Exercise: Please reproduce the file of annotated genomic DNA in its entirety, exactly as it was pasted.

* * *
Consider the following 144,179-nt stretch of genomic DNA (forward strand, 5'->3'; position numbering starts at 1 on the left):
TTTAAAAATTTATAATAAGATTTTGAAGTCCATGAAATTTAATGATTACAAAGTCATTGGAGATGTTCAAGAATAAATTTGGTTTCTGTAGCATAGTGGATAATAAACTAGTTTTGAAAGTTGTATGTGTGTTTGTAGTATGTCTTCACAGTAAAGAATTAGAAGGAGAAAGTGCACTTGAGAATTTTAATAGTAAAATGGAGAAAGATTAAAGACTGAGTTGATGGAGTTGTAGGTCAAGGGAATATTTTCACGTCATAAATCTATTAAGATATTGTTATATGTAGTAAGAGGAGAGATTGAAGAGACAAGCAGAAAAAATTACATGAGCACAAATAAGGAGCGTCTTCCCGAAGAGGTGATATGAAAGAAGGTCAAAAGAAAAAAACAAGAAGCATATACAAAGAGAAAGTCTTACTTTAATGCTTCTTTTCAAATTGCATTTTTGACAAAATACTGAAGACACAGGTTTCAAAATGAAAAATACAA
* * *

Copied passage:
Consider the following 144,179-nt stretch of genomic DNA (forward strand, 5'->3'; position numbering starts at 1 on the left):
TTTAAAAATTTATAATAAGATTTTGAAGTCCATGAAATTTAATGATTACAAAGTCATTGGAGATGTTCAAGAATAAATTTGGTTTCTGTAGCATAGTGGATAATAAACTAGTTTTGAAAGTTGTATGTGTGTTTGTAGTATGTCTTCACAGTAAAGAATTAGAAGGAGAAAGTGCACTTGAGAATTTTAATAGTAAAATGGAGAAAGATTAAAGACTGAGTTGATGGAGTTGTAGGTCAAGGGAATATTTTCACGTCATAAATCTATTAAGATATTGTTATATGTAGTAAGAGGAGAGATTGAAGAGACAAGCAGAAAAAATTACATGAGCACAAATAAGGAGCGTCTTCCCGAAGAGGTGATATGAAAGAAGGTCAAAAGAAAAAAACAAGAAGCATATACAAAGAGAAAGTCTTACTTTAATGCTTCTTTTCAAATTGCATTTTTGACAAAATACTGAAGACACAGGTTTCAAAATGAAAAATACAA